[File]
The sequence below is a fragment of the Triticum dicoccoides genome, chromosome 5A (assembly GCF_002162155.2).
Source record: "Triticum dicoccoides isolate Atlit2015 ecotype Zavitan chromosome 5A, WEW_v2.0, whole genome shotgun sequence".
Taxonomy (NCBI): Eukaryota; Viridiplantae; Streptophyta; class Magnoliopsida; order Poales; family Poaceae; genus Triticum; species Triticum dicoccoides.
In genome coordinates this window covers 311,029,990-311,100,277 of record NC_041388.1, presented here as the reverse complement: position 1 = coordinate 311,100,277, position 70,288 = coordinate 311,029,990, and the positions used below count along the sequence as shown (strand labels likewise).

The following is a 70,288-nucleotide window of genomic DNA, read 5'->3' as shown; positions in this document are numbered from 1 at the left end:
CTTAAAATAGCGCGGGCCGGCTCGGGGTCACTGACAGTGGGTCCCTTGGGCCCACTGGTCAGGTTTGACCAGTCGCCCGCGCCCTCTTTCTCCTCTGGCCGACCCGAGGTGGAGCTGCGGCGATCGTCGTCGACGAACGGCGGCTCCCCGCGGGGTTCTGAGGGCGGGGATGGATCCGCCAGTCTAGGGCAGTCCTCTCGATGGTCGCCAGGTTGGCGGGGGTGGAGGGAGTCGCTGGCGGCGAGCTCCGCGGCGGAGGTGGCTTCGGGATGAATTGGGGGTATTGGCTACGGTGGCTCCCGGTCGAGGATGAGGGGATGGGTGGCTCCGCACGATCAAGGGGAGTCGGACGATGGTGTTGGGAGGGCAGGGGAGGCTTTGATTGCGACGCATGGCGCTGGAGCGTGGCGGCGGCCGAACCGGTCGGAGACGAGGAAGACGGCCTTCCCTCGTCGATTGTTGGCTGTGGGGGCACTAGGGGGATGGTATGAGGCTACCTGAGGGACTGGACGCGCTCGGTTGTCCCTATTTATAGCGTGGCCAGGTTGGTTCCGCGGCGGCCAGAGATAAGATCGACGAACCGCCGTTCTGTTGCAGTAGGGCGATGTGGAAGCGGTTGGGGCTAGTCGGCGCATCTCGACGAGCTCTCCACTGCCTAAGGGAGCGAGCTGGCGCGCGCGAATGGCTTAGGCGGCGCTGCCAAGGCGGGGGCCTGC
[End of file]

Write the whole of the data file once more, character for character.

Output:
The sequence below is a fragment of the Triticum dicoccoides genome, chromosome 5A (assembly GCF_002162155.2).
Source record: "Triticum dicoccoides isolate Atlit2015 ecotype Zavitan chromosome 5A, WEW_v2.0, whole genome shotgun sequence".
Taxonomy (NCBI): Eukaryota; Viridiplantae; Streptophyta; class Magnoliopsida; order Poales; family Poaceae; genus Triticum; species Triticum dicoccoides.
In genome coordinates this window covers 311,029,990-311,100,277 of record NC_041388.1, presented here as the reverse complement: position 1 = coordinate 311,100,277, position 70,288 = coordinate 311,029,990, and the positions used below count along the sequence as shown (strand labels likewise).

The following is a 70,288-nucleotide window of genomic DNA, read 5'->3' as shown; positions in this document are numbered from 1 at the left end:
CTTAAAATAGCGCGGGCCGGCTCGGGGTCACTGACAGTGGGTCCCTTGGGCCCACTGGTCAGGTTTGACCAGTCGCCCGCGCCCTCTTTCTCCTCTGGCCGACCCGAGGTGGAGCTGCGGCGATCGTCGTCGACGAACGGCGGCTCCCCGCGGGGTTCTGAGGGCGGGGATGGATCCGCCAGTCTAGGGCAGTCCTCTCGATGGTCGCCAGGTTGGCGGGGGTGGAGGGAGTCGCTGGCGGCGAGCTCCGCGGCGGAGGTGGCTTCGGGATGAATTGGGGGTATTGGCTACGGTGGCTCCCGGTCGAGGATGAGGGGATGGGTGGCTCCGCACGATCAAGGGGAGTCGGACGATGGTGTTGGGAGGGCAGGGGAGGCTTTGATTGCGACGCATGGCGCTGGAGCGTGGCGGCGGCCGAACCGGTCGGAGACGAGGAAGACGGCCTTCCCTCGTCGATTGTTGGCTGTGGGGGCACTAGGGGGATGGTATGAGGCTACCTGAGGGACTGGACGCGCTCGGTTGTCCCTATTTATAGCGTGGCCAGGTTGGTTCCGCGGCGGCCAGAGATAAGATCGACGAACCGCCGTTCTGTTGCAGTAGGGCGATGTGGAAGCGGTTGGGGCTAGTCGGCGCATCTCGACGAGCTCTCCACTGCCTAAGGGAGCGAGCTGGCGCGCGCGAATGGCTTAGGCGGCGCTGCCAAGGCGGGGGCCTGC